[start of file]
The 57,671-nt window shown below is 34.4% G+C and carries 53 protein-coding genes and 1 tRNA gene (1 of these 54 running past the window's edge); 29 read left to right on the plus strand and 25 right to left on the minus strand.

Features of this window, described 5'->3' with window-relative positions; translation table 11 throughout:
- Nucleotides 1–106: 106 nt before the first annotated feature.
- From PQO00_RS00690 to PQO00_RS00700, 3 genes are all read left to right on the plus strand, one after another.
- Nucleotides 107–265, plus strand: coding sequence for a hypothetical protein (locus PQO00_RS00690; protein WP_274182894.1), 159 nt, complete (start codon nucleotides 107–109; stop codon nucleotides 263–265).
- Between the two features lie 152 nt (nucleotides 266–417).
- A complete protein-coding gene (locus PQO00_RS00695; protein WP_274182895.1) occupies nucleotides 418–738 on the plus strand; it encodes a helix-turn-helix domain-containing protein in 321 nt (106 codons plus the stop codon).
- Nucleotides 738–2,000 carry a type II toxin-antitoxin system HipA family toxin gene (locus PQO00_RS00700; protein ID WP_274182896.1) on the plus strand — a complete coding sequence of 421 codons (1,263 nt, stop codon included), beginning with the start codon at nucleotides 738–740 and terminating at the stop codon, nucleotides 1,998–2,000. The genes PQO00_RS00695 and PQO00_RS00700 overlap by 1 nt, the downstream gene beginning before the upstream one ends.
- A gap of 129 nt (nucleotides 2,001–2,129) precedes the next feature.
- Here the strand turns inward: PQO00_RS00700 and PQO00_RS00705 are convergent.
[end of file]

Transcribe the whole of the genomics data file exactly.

The 57,671-nt window shown below is 34.4% G+C and carries 53 protein-coding genes and 1 tRNA gene (1 of these 54 running past the window's edge); 29 read left to right on the plus strand and 25 right to left on the minus strand.

Features of this window, described 5'->3' with window-relative positions; translation table 11 throughout:
- Nucleotides 1–106: 106 nt before the first annotated feature.
- From PQO00_RS00690 to PQO00_RS00700, 3 genes are all read left to right on the plus strand, one after another.
- Nucleotides 107–265, plus strand: coding sequence for a hypothetical protein (locus PQO00_RS00690; protein WP_274182894.1), 159 nt, complete (start codon nucleotides 107–109; stop codon nucleotides 263–265).
- Between the two features lie 152 nt (nucleotides 266–417).
- A complete protein-coding gene (locus PQO00_RS00695; protein WP_274182895.1) occupies nucleotides 418–738 on the plus strand; it encodes a helix-turn-helix domain-containing protein in 321 nt (106 codons plus the stop codon).
- Nucleotides 738–2,000 carry a type II toxin-antitoxin system HipA family toxin gene (locus PQO00_RS00700; protein ID WP_274182896.1) on the plus strand — a complete coding sequence of 421 codons (1,263 nt, stop codon included), beginning with the start codon at nucleotides 738–740 and terminating at the stop codon, nucleotides 1,998–2,000. The genes PQO00_RS00695 and PQO00_RS00700 overlap by 1 nt, the downstream gene beginning before the upstream one ends.
- A gap of 129 nt (nucleotides 2,001–2,129) precedes the next feature.
- Here the strand turns inward: PQO00_RS00700 and PQO00_RS00705 are convergent.